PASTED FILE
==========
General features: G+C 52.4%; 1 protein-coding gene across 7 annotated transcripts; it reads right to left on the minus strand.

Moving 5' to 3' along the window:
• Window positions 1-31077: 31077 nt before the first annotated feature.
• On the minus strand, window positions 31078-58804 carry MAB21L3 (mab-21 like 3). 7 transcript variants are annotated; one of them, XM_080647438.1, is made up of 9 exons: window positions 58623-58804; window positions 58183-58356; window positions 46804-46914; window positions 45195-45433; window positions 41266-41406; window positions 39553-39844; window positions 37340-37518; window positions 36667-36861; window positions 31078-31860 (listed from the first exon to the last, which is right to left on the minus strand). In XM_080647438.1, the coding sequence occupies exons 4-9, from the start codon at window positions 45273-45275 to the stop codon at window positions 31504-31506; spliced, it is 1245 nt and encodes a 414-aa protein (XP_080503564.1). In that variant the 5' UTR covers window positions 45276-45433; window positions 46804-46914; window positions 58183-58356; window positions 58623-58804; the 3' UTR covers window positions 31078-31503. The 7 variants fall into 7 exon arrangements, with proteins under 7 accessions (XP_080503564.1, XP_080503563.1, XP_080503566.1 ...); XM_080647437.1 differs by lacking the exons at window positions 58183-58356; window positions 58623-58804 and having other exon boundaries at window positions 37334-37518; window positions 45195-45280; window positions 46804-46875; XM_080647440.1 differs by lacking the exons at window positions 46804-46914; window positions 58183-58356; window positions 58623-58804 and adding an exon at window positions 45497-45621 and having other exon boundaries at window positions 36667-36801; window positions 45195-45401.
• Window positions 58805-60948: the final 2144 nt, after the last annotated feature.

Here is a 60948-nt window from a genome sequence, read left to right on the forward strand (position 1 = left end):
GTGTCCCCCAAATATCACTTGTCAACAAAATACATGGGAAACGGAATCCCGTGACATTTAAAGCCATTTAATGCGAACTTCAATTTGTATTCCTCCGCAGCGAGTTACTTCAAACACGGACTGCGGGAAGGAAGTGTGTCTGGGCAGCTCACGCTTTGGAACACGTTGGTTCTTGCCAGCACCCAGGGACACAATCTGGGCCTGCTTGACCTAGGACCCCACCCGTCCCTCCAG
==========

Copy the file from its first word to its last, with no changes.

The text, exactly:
General features: G+C 52.4%; 1 protein-coding gene across 7 annotated transcripts; it reads right to left on the minus strand.

Moving 5' to 3' along the window:
• Window positions 1-31077: 31077 nt before the first annotated feature.
• On the minus strand, window positions 31078-58804 carry MAB21L3 (mab-21 like 3). 7 transcript variants are annotated; one of them, XM_080647438.1, is made up of 9 exons: window positions 58623-58804; window positions 58183-58356; window positions 46804-46914; window positions 45195-45433; window positions 41266-41406; window positions 39553-39844; window positions 37340-37518; window positions 36667-36861; window positions 31078-31860 (listed from the first exon to the last, which is right to left on the minus strand). In XM_080647438.1, the coding sequence occupies exons 4-9, from the start codon at window positions 45273-45275 to the stop codon at window positions 31504-31506; spliced, it is 1245 nt and encodes a 414-aa protein (XP_080503564.1). In that variant the 5' UTR covers window positions 45276-45433; window positions 46804-46914; window positions 58183-58356; window positions 58623-58804; the 3' UTR covers window positions 31078-31503. The 7 variants fall into 7 exon arrangements, with proteins under 7 accessions (XP_080503564.1, XP_080503563.1, XP_080503566.1 ...); XM_080647437.1 differs by lacking the exons at window positions 58183-58356; window positions 58623-58804 and having other exon boundaries at window positions 37334-37518; window positions 45195-45280; window positions 46804-46875; XM_080647440.1 differs by lacking the exons at window positions 46804-46914; window positions 58183-58356; window positions 58623-58804 and adding an exon at window positions 45497-45621 and having other exon boundaries at window positions 36667-36801; window positions 45195-45401.
• Window positions 58805-60948: the final 2144 nt, after the last annotated feature.

Here is a 60948-nt window from a genome sequence, read left to right on the forward strand (position 1 = left end):
GTGTCCCCCAAATATCACTTGTCAACAAAATACATGGGAAACGGAATCCCGTGACATTTAAAGCCATTTAATGCGAACTTCAATTTGTATTCCTCCGCAGCGAGTTACTTCAAACACGGACTGCGGGAAGGAAGTGTGTCTGGGCAGCTCACGCTTTGGAACACGTTGGTTCTTGCCAGCACCCAGGGACACAATCTGGGCCTGCTTGACCTAGGACCCCACCCGTCCCTCCAG